2. Autopilot. I don't see one. Some years ago when I first started traveling I learned very quickly that an autopilot was not desirable, it was a necessity.

    If you're traveling any appreciable distance an autopilot will be one, and likely your most appreciated accessory.

    Consider also how you'll move around on your boat. I know it might be difficult but try to envision being on your boat for many hours. Do you have some quiet space where you'll have a little privacy (aside from the head)? Do you have shade? Is getting around on the boat easy? Or do you feel like you're going to fall off as you go forward to anchor? The bow of that boat is a dangerous place to be. Narrow side decks make me nervous.

    Just some food for thought. Good luck.

    MIA
     
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  4. KeithO
    Joined: Jul 2019
    Posts: 305
    Likes: 56, Points: 28
    Location: Michigan

    KeithO Senior Member

    The OP has not visited this thread since pointing out some of the cost of ownership issues. I think a lot of people get into boats like this without having any idea of the ongoing expenses or cost of operation. I know people at the office who have spend a similar amount on wakeboarding boats and after the first year they run them maybe 30 hours a year... Sure going to get hosed when the time comes that they decide to sell.

    At least the wakeboard boat is legal to tow and launch and retrieve yourself, whereas the express is 11ft and 12k+lb so one would have to move it with a semi and special load permits = $$$ and more than likely store it on the hard at the marina = year round rental contract...
     
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  5. missinginaction
    Joined: Aug 2007
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    Location: New York

    missinginaction Senior Member

    I noticed that Keith O. Well maybe they thought better of the whole thing, as you said.

    You really have to enjoy boating to justify the costs. I owned 18' trailer boats from the age of 22 until I was in my mid 40's. I enjoyed water skiing and camping, always using the runabout. I liked cruisers but didn't want to go into debt to have one.

    Even my "forever" boat my 25' Silverton sedan isn't very big for a cruiser. But it works for me and if fairly economical to operate.

    One way to keep expenses down is to join a good private club if there is one in your area. I've belonged to a club for going on a decade. After you pay the initiation fees and the fairly steep dues for the first 3 years you become a senior member of our club. You dues and dockage/storage drop to about $1,200 a year. The catch is that you have to work at least 40 hours per year. There is a lot to do and something for everyone. We keep costs down in this way as we don't often have to hire professional help. For about $200 a month and some time it's the best deal in boating I've ever found.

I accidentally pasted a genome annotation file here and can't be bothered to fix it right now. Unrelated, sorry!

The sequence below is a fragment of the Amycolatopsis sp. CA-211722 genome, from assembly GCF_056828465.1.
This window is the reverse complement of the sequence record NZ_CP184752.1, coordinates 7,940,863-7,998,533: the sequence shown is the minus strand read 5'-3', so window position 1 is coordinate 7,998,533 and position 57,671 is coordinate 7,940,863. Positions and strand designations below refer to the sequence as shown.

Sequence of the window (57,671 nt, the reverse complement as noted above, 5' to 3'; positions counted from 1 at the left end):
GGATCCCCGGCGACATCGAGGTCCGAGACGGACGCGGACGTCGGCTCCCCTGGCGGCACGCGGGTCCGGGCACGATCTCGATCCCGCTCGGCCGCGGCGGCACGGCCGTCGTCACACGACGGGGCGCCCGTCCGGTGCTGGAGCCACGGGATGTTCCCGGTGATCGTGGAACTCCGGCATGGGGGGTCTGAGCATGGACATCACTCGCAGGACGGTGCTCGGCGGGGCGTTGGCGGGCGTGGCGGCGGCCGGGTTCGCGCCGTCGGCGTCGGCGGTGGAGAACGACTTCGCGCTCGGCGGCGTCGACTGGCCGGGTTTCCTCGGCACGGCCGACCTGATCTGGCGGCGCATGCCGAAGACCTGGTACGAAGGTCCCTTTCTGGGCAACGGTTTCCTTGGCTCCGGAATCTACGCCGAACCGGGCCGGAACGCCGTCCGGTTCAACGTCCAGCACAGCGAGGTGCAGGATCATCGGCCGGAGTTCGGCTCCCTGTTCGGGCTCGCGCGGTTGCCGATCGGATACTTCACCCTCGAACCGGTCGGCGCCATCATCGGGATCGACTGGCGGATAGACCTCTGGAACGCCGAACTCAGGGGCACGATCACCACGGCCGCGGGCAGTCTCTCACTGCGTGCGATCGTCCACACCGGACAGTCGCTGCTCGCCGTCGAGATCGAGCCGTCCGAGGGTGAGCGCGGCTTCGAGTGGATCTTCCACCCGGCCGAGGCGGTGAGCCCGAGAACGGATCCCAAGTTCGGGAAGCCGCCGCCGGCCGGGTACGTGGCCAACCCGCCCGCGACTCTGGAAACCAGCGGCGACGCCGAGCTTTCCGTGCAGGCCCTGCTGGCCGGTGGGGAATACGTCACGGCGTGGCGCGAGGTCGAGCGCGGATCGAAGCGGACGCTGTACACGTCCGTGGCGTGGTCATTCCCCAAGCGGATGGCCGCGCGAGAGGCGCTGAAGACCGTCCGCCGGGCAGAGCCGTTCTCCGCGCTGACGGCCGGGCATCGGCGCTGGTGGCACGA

MIA
     
  6. KeithO
    Joined: Jul 2019
    Posts: 305
    Likes: 56, Points: 28
    Location: Michigan

    KeithO Senior Member

    I'm afraid here all we have are groups based around speed boats, the wake boarders and the fishermen, not much over 20ft. East coat and west coast of MI have the serious boaters. But its all rather expensive... I'm planning to move to TN and looking for some land in the smokies. TN river is not too far away and is navigable to Mobile AL. The alternate plan is the FL/AL border region, they have a navigable river there too and some ways up the river would be more protected from hurricanes than being right on the gulf coast and probably more affordable too...
     
  7. gonzo
    Joined: Aug 2002
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    Location: Milwaukee, WI

    gonzo Senior Member

    Gas prices in 1985 were about the same they are today. The median income in the USA has increased approximately 20%. Gas prices, per income, are at a historical low.
     
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  8. KeithO
    Joined: Jul 2019
    Posts: 305
    Likes: 56, Points: 28
    Location: Michigan

    KeithO Senior Member

    When adjusted for inflation you are dead wrong. In the 70's gas was definitely a fraction of todays price. There was a big jump after the 70s oil crisis but still half the current price. Then a dramatic escalation since 2003. The fact is that one gets less for your $ today than ever before and the progressive tax scale means that your take home pay does not change substantially as a salary earner as you earn more. The 2008/9 spike went to over $5/gal locally so worse than illustrated.

    Fact #915: March 7, 2016 Average Historical Annual Gasoline Pump Price, 1929-2015 https://www.energy.gov/eere/vehicles/fact-915-march-7-2016-average-historical-annual-gasoline-pump-price-1929-2015

    historical gas prices.png
     

  9. gonzo
    Joined: Aug 2002
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    Location: Milwaukee, WI

    gonzo Senior Member

    Firstly, 1985 was not in the 1970's. Your claim for gas prices was for the 80's.